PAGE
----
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Children of the Camp
The Lives of Somali Youth Raised in Kakuma Refugee Camp, Kenya
Chronic violence has characterized Somalia for over two decades, forcing nearly two million people to flee. A significant number have settled in camps in neighboring countries, where children were born and raised. Based on in-depth fieldwork, this book explores the experience of Somalis who grew up in Kakuma refugee camp, in Kenya, and are now young adults. This original study carefully considers how young people perceive their living environment and how growing up in exile structures their view of the past and their country of origin, and the future and its possibilities.
Sørensen, B. R. & Ben-Ari, E. (eds)
Military-civilian encounters are multiple and diverse in our times. Contributors to this volume demonstrate how military and civilian domains are constituted through entanglements undermining the classic civil-military binary and manifest themselves in unexpected places and manners. Moreover, the essays trace out the ripples, reverberations and resonations of civil-military entanglements in areas not usually associated with such ties, but which are nevertheless real and significant for an understanding of the roles war, violence and the military play in shaping contemporary societies and the everyday life of its citizens.
Collective and State Violence in Turkey
The Construction of a National Identity from Empire to Nation-State
Astourian, S. & Kévorkian, R. (eds)
Turkey has gone through significant transformations over the last century—from the Ottoman Empire and Young Turk era to the Republic of today—but throughout it has demonstrated troubling continuities in its encouragement and deployment of mass violence. In particular, the construction of a Muslim-Turkish identity has been achieved in part by designating “internal enemies” at whom public hatred can be directed. This volume provides a wide range of case studies and historiographical reflections on the alarming recurrence of such violence in Turkish history, as atrocities against varied ethnic-religious groups from the nineteenth century to today have propelled the nation’s very sense of itself.
Area: Middle East & Israel
Cyprus and its Conflicts
Representations, Materialities, and Cultures
Doudaki, V. & Carpentier, N. (eds)
The Mediterranean island of Cyprus is the site of enduring political, military, and economic conflict. This interdisciplinary collection takes Cyprus as a geographical, cultural and political point of reference for understanding how conflict is mediated, represented, reconstructed, experienced, and transformed. Through methodologically diverse case studies of a wide range of topics—including public art, urban spaces, and print, broadcast and digital media—it assembles an impressively multifaceted perspective, one that provides broad insights into the complex interplay of culture, conflict, and identity.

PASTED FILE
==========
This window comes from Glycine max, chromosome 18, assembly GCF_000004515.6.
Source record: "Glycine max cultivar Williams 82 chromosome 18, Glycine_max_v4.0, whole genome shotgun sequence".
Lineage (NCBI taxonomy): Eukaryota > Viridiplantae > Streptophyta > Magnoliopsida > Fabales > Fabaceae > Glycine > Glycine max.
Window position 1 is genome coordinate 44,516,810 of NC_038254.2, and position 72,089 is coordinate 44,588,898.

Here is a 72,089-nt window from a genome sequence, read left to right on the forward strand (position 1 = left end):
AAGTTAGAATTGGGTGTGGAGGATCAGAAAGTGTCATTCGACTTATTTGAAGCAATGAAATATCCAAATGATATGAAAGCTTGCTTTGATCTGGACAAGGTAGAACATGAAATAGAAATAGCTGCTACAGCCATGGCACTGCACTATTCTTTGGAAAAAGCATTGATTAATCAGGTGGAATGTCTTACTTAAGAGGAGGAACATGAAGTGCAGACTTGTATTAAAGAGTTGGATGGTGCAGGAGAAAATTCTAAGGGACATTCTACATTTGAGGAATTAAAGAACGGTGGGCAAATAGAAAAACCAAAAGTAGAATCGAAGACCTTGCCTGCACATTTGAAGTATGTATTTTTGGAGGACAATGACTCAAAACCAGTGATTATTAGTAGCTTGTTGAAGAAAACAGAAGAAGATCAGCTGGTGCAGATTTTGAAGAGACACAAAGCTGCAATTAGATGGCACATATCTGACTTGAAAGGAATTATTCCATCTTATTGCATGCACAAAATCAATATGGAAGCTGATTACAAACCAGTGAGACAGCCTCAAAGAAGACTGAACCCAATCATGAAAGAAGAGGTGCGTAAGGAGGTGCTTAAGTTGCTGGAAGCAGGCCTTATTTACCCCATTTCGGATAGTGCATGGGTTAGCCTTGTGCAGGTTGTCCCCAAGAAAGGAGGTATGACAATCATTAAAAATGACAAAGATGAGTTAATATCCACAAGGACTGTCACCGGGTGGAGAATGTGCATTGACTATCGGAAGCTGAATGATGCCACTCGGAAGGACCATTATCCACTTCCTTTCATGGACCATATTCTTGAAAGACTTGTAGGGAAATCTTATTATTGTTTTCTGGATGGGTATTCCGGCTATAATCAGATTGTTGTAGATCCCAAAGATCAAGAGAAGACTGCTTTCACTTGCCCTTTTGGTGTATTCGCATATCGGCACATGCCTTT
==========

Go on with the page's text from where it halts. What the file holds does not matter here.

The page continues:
Subjects: Media Studies Peace and Conflict Studies
Area: Southern Europe
The New American Empire and Global Warring
Reyna, S. P.
As US imperialism continues to dictate foreign policy, Deadly Contradictions is a compelling account of the American empire. Stephen P. Reyna argues that contemporary forms of violence exercised by American elites in the colonies, client state, and regions of interest have deferred imperial problems, but not without raising their own set of deadly contradictions. This book can be read many ways: as a polemic against geopolitics, as a classic social anthropological text, or as a seminal analysis of twenty-four US global wars during the Cold War and post-Cold War eras.
Difference and Sameness as Modes of Integration
Anthropological Perspectives on Ethnicity and Religion
Schlee, G. & Horstmann, A. (eds)
What does it mean to “fit in?” In this volume of essays, editors Günther Schlee and Alexander Horstmann demystify the discourse on identity, challenging common assumptions about the role of sameness and difference as the basis for inclusion and exclusion. Armed with intimate knowledge of local systems, social relationships, and the negotiation of people’s positions in the everyday politics, these essays tease out the ways in which ethnicity, religion and nationalism are used for social integration.
Engaging with Strangers
Love and Violence in the Rural Solomon Islands
The civil conflict in Solomon Islands (1998-2003) is often blamed on the failure of the nation-state to encompass culturally diverse and politically fragmented communities. Writing of Ranongga Island, the author tracks engagements with strangers across many realms of life—pre-colonial warfare, Christian conversion, logging and conservation, even post-conflict state building. She describes startling reversals in which strangers become attached to local places, even as kinspeople are estranged from one another and from their homes. Against stereotypes of rural insularity, she argues that a distinctive cosmopolitan openness to others is evident in the rural Solomons in times of war and peace.